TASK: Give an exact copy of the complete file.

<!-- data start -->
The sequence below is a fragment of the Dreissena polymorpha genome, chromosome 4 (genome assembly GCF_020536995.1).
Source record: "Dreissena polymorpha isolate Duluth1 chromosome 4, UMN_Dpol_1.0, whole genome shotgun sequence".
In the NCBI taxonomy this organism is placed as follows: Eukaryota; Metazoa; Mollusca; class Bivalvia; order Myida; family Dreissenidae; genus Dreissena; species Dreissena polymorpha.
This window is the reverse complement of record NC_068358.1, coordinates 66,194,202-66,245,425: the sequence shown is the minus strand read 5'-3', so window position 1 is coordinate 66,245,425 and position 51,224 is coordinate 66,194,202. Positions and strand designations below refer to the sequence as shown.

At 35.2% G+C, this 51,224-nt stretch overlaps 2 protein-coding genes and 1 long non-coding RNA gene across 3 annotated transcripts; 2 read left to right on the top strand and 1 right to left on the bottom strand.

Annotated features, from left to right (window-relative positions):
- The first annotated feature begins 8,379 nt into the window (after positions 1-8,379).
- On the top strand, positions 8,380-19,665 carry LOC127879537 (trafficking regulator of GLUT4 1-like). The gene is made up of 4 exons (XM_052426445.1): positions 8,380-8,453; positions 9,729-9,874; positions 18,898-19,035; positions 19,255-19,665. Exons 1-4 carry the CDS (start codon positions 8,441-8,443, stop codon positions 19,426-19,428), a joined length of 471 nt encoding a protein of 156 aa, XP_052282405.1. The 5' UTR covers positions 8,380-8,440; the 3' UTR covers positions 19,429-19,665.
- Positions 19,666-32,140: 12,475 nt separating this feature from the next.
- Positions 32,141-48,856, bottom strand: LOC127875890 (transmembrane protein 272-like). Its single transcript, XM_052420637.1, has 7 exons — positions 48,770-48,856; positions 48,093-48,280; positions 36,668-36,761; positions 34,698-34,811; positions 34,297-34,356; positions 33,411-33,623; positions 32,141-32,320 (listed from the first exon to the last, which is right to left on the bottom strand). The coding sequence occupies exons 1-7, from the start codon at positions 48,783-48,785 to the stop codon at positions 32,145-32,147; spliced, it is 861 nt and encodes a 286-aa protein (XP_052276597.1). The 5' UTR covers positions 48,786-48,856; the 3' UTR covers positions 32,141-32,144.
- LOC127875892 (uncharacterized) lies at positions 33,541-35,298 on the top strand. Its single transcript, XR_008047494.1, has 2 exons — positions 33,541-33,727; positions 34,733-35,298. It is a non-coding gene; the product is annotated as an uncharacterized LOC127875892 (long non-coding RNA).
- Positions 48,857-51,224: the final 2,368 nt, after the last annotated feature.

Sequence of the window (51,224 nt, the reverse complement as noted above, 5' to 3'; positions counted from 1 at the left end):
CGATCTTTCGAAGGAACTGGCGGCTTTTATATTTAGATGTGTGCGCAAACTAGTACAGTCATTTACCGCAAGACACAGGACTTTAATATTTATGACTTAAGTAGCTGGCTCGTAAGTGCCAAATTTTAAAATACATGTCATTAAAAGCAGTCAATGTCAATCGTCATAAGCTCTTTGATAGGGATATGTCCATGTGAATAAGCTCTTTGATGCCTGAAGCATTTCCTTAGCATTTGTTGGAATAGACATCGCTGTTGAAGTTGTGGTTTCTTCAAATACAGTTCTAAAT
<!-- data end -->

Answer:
The sequence below is a fragment of the Dreissena polymorpha genome, chromosome 4 (genome assembly GCF_020536995.1).
Source record: "Dreissena polymorpha isolate Duluth1 chromosome 4, UMN_Dpol_1.0, whole genome shotgun sequence".
In the NCBI taxonomy this organism is placed as follows: Eukaryota; Metazoa; Mollusca; class Bivalvia; order Myida; family Dreissenidae; genus Dreissena; species Dreissena polymorpha.
This window is the reverse complement of record NC_068358.1, coordinates 66,194,202-66,245,425: the sequence shown is the minus strand read 5'-3', so window position 1 is coordinate 66,245,425 and position 51,224 is coordinate 66,194,202. Positions and strand designations below refer to the sequence as shown.

At 35.2% G+C, this 51,224-nt stretch overlaps 2 protein-coding genes and 1 long non-coding RNA gene across 3 annotated transcripts; 2 read left to right on the top strand and 1 right to left on the bottom strand.

Annotated features, from left to right (window-relative positions):
- The first annotated feature begins 8,379 nt into the window (after positions 1-8,379).
- On the top strand, positions 8,380-19,665 carry LOC127879537 (trafficking regulator of GLUT4 1-like). The gene is made up of 4 exons (XM_052426445.1): positions 8,380-8,453; positions 9,729-9,874; positions 18,898-19,035; positions 19,255-19,665. Exons 1-4 carry the CDS (start codon positions 8,441-8,443, stop codon positions 19,426-19,428), a joined length of 471 nt encoding a protein of 156 aa, XP_052282405.1. The 5' UTR covers positions 8,380-8,440; the 3' UTR covers positions 19,429-19,665.
- Positions 19,666-32,140: 12,475 nt separating this feature from the next.
- Positions 32,141-48,856, bottom strand: LOC127875890 (transmembrane protein 272-like). Its single transcript, XM_052420637.1, has 7 exons — positions 48,770-48,856; positions 48,093-48,280; positions 36,668-36,761; positions 34,698-34,811; positions 34,297-34,356; positions 33,411-33,623; positions 32,141-32,320 (listed from the first exon to the last, which is right to left on the bottom strand). The coding sequence occupies exons 1-7, from the start codon at positions 48,783-48,785 to the stop codon at positions 32,145-32,147; spliced, it is 861 nt and encodes a 286-aa protein (XP_052276597.1). The 5' UTR covers positions 48,786-48,856; the 3' UTR covers positions 32,141-32,144.
- LOC127875892 (uncharacterized) lies at positions 33,541-35,298 on the top strand. Its single transcript, XR_008047494.1, has 2 exons — positions 33,541-33,727; positions 34,733-35,298. It is a non-coding gene; the product is annotated as an uncharacterized LOC127875892 (long non-coding RNA).
- Positions 48,857-51,224: the final 2,368 nt, after the last annotated feature.

Sequence of the window (51,224 nt, the reverse complement as noted above, 5' to 3'; positions counted from 1 at the left end):
CGATCTTTCGAAGGAACTGGCGGCTTTTATATTTAGATGTGTGCGCAAACTAGTACAGTCATTTACCGCAAGACACAGGACTTTAATATTTATGACTTAAGTAGCTGGCTCGTAAGTGCCAAATTTTAAAATACATGTCATTAAAAGCAGTCAATGTCAATCGTCATAAGCTCTTTGATAGGGATATGTCCATGTGAATAAGCTCTTTGATGCCTGAAGCATTTCCTTAGCATTTGTTGGAATAGACATCGCTGTTGAAGTTGTGGTTTCTTCAAATACAGTTCTAAAT